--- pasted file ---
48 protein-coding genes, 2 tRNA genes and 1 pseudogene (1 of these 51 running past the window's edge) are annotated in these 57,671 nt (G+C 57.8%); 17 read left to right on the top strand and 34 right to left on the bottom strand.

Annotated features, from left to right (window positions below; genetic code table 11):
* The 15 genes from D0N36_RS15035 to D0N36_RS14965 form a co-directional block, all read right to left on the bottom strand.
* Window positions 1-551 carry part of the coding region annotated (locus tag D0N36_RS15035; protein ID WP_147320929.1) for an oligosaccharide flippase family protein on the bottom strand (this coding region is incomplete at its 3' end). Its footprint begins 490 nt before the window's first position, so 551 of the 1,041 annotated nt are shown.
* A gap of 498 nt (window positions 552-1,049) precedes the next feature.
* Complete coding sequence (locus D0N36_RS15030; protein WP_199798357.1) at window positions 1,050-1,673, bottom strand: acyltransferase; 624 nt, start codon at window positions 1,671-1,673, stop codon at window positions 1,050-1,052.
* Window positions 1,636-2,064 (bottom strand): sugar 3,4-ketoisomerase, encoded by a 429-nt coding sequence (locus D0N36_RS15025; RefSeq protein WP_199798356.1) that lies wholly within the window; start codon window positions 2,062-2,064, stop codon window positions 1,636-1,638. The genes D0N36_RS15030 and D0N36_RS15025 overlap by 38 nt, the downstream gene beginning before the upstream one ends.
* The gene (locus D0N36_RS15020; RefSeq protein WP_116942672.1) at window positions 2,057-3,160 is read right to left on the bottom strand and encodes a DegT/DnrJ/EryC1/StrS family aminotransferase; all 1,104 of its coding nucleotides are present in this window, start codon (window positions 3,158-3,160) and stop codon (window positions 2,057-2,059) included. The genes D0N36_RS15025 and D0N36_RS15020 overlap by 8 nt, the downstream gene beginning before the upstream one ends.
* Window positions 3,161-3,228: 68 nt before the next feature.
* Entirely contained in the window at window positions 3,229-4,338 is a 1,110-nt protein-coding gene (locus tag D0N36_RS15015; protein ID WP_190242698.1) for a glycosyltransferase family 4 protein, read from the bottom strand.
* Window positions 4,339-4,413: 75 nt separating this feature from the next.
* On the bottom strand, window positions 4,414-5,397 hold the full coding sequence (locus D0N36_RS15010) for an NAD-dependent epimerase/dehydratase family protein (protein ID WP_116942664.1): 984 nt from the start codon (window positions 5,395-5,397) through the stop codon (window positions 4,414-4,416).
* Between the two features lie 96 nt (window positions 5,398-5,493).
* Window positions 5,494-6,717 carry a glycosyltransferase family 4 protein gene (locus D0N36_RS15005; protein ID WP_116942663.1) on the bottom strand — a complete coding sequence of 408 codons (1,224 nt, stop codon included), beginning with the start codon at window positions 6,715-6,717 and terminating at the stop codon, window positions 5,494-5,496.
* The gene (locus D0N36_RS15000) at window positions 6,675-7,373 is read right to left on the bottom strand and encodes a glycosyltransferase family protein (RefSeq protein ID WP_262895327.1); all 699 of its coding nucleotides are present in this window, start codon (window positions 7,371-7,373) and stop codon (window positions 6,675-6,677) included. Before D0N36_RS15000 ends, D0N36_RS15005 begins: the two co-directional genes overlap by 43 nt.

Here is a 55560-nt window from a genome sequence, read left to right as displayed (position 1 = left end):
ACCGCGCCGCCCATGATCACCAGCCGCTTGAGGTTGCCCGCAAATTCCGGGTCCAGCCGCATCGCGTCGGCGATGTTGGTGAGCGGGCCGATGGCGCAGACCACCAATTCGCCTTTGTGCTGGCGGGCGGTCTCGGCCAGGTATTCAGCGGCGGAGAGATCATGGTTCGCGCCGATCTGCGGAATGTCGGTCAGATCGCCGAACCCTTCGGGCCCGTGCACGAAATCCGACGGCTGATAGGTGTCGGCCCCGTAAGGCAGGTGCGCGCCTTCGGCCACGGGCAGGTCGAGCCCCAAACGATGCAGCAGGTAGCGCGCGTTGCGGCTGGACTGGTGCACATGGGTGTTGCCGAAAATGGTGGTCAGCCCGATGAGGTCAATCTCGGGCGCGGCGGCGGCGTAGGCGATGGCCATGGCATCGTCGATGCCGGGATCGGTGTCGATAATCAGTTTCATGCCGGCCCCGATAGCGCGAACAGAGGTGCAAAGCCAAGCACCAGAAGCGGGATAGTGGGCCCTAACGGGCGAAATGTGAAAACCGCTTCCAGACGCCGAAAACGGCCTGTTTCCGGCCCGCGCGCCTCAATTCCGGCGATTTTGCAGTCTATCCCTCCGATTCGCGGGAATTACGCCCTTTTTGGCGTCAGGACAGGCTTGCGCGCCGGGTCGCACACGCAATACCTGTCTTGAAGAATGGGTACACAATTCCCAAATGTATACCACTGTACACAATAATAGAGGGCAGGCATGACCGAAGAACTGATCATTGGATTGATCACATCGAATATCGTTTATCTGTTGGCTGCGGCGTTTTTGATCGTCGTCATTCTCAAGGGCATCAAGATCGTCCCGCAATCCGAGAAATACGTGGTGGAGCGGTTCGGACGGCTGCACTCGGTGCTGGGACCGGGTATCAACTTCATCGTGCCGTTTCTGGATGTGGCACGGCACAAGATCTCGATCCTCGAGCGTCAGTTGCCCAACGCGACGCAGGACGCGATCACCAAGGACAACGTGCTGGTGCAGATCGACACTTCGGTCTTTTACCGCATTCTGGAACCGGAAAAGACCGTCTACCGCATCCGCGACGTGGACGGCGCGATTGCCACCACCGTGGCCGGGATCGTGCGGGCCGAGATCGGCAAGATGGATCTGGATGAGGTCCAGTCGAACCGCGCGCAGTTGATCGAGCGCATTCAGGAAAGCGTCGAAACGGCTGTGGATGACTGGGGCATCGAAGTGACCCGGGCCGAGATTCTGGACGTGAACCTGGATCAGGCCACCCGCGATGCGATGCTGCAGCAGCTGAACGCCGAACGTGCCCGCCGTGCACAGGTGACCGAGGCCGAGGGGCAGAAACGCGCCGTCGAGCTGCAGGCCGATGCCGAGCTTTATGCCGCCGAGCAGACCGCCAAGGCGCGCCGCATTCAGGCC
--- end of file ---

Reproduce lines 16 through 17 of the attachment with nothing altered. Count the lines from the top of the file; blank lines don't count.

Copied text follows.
Here is a 55560-nt window from a genome sequence, read left to right as displayed (position 1 = left end):
ACCGCGCCGCCCATGATCACCAGCCGCTTGAGGTTGCCCGCAAATTCCGGGTCCAGCCGCATCGCGTCGGCGATGTTGGTGAGCGGGCCGATGGCGCAGACCACCAATTCGCCTTTGTGCTGGCGGGCGGTCTCGGCCAGGTATTCAGCGGCGGAGAGATCATGGTTCGCGCCGATCTGCGGAATGTCGGTCAGATCGCCGAACCCTTCGGGCCCGTGCACGAAATCCGACGGCTGATAGGTGTCGGCCCCGTAAGGCAGGTGCGCGCCTTCGGCCACGGGCAGGTCGAGCCCCAAACGATGCAGCAGGTAGCGCGCGTTGCGGCTGGACTGGTGCACATGGGTGTTGCCGAAAATGGTGGTCAGCCCGATGAGGTCAATCTCGGGCGCGGCGGCGGCGTAGGCGATGGCCATGGCATCGTCGATGCCGGGATCGGTGTCGATAATCAGTTTCATGCCGGCCCCGATAGCGCGAACAGAGGTGCAAAGCCAAGCACCAGAAGCGGGATAGTGGGCCCTAACGGGCGAAATGTGAAAACCGCTTCCAGACGCCGAAAACGGCCTGTTTCCGGCCCGCGCGCCTCAATTCCGGCGATTTTGCAGTCTATCCCTCCGATTCGCGGGAATTACGCCCTTTTTGGCGTCAGGACAGGCTTGCGCGCCGGGTCGCACACGCAATACCTGTCTTGAAGAATGGGTACACAATTCCCAAATGTATACCACTGTACACAATAATAGAGGGCAGGCATGACCGAAGAACTGATCATTGGATTGATCACATCGAATATCGTTTATCTGTTGGCTGCGGCGTTTTTGATCGTCGTCATTCTCAAGGGCATCAAGATCGTCCCGCAATCCGAGAAATACGTGGTGGAGCGGTTCGGACGGCTGCACTCGGTGCTGGGACCGGGTATCAACTTCATCGTGCCGTTTCTGGATGTGGCACGGCACAAGATCTCGATCCTCGAGCGTCAGTTGCCCAACGCGACGCAGGACGCGATCACCAAGGACAACGTGCTGGTGCAGATCGACACTTCGGTCTTTTACCGCATTCTGGAACCGGAAAAGACCGTCTACCGCATCCGCGACGTGGACGGCGCGATTGCCACCACCGTGGCCGGGATCGTGCGGGCCGAGATCGGCAAGATGGATCTGGATGAGGTCCAGTCGAACCGCGCGCAGTTGATCGAGCGCATTCAGGAAAGCGTCGAAACGGCTGTGGATGACTGGGGCATCGAAGTGACCCGGGCCGAGATTCTGGACGTGAACCTGGATCAGGCCACCCGCGATGCGATGCTGCAGCAGCTGAACGCCGAACGTGCCCGCCGTGCACAGGTGACCGAGGCCGAGGGGCAGAAACGCGCCGTCGAGCTGCAGGCCGATGCCGAGCTTTATGCCGCCGAGCAGACCGCCAAGGCGCGCCGCATTCAGGCC